By Donu Kogbara
THE Petroleum Industry Bill, PIB, has deeply angered many natives of the oil-producing region. I’ve decided to share the opinions of a Niger Deltan leader who happens to be a member of my ethnic group.
Legborsi Saro Pyagbara is Executive Director of the Indigenous Centre for Energy and Sustainable Development, ICE-SD, and a former President of the Movement for the Survival of the Ogoni People, MOSOP, an organisation that was founded by Ken Saro-Wiwa, the famous environmental activist who was executed in 1995.
Here, in his own words, is Pyagbara’s argument:
“Niger Delta leaders and her people should totally reject this bill because it is a reinforcement of the slavish treatment that has been meted to us over the years. For instance, you have purportedly created a Host Communities Fund whose management, administration and membership is controlled by the oil companies leaving the communities without any real control over the Fund.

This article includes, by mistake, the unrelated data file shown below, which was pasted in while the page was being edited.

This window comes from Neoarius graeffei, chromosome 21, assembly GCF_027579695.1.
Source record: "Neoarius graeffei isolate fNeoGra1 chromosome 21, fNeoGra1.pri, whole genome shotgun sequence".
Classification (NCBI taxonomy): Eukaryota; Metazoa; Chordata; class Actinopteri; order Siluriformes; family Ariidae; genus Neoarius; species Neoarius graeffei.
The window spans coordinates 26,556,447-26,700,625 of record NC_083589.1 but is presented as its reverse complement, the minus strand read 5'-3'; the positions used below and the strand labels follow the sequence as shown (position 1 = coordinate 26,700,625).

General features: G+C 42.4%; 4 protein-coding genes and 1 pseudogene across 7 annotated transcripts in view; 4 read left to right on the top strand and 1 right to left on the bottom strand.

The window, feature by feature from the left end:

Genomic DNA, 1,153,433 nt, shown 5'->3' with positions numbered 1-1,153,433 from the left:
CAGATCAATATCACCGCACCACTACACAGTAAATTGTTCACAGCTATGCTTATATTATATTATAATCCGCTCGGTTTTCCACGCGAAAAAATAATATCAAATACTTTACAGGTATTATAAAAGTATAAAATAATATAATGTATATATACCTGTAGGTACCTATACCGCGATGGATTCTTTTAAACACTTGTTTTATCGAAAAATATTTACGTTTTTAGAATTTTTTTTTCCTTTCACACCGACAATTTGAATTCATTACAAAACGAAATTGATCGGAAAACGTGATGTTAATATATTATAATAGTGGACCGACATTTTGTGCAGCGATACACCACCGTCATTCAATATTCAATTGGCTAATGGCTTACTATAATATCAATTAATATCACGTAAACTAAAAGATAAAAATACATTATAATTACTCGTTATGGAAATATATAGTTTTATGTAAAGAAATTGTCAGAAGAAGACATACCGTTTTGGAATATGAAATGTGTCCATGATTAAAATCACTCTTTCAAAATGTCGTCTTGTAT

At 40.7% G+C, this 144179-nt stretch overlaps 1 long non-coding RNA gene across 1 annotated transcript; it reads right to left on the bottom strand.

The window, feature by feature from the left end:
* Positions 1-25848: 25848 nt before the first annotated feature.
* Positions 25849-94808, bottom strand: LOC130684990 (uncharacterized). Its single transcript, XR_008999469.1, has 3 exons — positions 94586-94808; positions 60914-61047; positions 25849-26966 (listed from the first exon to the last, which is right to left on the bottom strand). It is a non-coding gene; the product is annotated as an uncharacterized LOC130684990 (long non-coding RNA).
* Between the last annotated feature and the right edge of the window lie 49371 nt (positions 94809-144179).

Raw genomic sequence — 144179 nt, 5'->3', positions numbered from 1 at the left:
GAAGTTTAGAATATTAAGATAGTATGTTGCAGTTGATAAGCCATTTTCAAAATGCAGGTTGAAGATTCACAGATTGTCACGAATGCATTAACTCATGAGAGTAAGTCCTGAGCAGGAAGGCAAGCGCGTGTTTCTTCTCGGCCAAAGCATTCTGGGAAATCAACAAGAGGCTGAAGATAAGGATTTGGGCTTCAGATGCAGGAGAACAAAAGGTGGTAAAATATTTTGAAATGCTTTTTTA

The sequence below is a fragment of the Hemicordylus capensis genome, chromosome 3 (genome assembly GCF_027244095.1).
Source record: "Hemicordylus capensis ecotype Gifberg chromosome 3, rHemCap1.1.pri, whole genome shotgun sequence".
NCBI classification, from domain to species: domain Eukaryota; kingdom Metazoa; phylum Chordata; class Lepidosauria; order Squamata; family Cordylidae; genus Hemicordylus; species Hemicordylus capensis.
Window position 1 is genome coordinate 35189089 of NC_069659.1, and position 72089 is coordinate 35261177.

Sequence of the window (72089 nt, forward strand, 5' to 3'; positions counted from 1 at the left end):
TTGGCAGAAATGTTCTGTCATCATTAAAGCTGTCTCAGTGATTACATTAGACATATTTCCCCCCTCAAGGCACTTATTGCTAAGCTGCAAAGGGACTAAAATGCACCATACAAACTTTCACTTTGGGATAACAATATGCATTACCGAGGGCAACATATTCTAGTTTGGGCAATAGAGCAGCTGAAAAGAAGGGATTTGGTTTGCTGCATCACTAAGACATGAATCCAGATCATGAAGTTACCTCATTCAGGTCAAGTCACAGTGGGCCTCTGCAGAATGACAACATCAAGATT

You intend to hold communities responsible for vandalism of oil infrastructure and the punishment is that expenditure on such infrastructural repair will be forfeited by communities from the Fund.
Whose responsibility is it to protect oil infrastructure? On what justification is a three per cent proposal being made? There is a complete difference between rights and privileges. The three per cent proposal is being presented as if it is a gift being handed over to the communities. Everything about the three per cent is faulty. Besides the injustice of the accruing percentage, why should the oil industry control the Fund?